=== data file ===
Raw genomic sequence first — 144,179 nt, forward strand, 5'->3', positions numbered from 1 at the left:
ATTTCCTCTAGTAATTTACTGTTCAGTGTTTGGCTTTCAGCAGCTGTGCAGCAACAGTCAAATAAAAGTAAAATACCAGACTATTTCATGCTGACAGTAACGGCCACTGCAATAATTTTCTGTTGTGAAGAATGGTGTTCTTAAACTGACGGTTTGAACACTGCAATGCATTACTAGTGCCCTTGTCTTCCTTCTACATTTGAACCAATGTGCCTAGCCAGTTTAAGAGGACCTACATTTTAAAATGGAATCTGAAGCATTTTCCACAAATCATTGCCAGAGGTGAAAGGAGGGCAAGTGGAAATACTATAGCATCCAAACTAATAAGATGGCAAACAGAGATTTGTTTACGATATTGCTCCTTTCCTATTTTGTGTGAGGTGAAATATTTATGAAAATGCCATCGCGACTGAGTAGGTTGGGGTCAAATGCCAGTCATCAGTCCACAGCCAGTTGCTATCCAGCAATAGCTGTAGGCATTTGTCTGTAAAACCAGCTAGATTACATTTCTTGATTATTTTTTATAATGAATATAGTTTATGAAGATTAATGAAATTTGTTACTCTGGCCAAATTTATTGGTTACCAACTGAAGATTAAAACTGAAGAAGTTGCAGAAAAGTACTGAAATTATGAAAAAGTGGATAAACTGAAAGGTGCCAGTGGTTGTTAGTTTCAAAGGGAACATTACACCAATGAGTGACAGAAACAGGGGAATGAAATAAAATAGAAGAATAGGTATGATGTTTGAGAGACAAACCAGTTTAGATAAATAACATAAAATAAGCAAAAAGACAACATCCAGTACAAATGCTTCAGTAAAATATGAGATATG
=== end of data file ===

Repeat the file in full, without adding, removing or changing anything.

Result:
Raw genomic sequence first — 144,179 nt, forward strand, 5'->3', positions numbered from 1 at the left:
ATTTCCTCTAGTAATTTACTGTTCAGTGTTTGGCTTTCAGCAGCTGTGCAGCAACAGTCAAATAAAAGTAAAATACCAGACTATTTCATGCTGACAGTAACGGCCACTGCAATAATTTTCTGTTGTGAAGAATGGTGTTCTTAAACTGACGGTTTGAACACTGCAATGCATTACTAGTGCCCTTGTCTTCCTTCTACATTTGAACCAATGTGCCTAGCCAGTTTAAGAGGACCTACATTTTAAAATGGAATCTGAAGCATTTTCCACAAATCATTGCCAGAGGTGAAAGGAGGGCAAGTGGAAATACTATAGCATCCAAACTAATAAGATGGCAAACAGAGATTTGTTTACGATATTGCTCCTTTCCTATTTTGTGTGAGGTGAAATATTTATGAAAATGCCATCGCGACTGAGTAGGTTGGGGTCAAATGCCAGTCATCAGTCCACAGCCAGTTGCTATCCAGCAATAGCTGTAGGCATTTGTCTGTAAAACCAGCTAGATTACATTTCTTGATTATTTTTTATAATGAATATAGTTTATGAAGATTAATGAAATTTGTTACTCTGGCCAAATTTATTGGTTACCAACTGAAGATTAAAACTGAAGAAGTTGCAGAAAAGTACTGAAATTATGAAAAAGTGGATAAACTGAAAGGTGCCAGTGGTTGTTAGTTTCAAAGGGAACATTACACCAATGAGTGACAGAAACAGGGGAATGAAATAAAATAGAAGAATAGGTATGATGTTTGAGAGACAAACCAGTTTAGATAAATAACATAAAATAAGCAAAAAGACAACATCCAGTACAAATGCTTCAGTAAAATATGAGATATG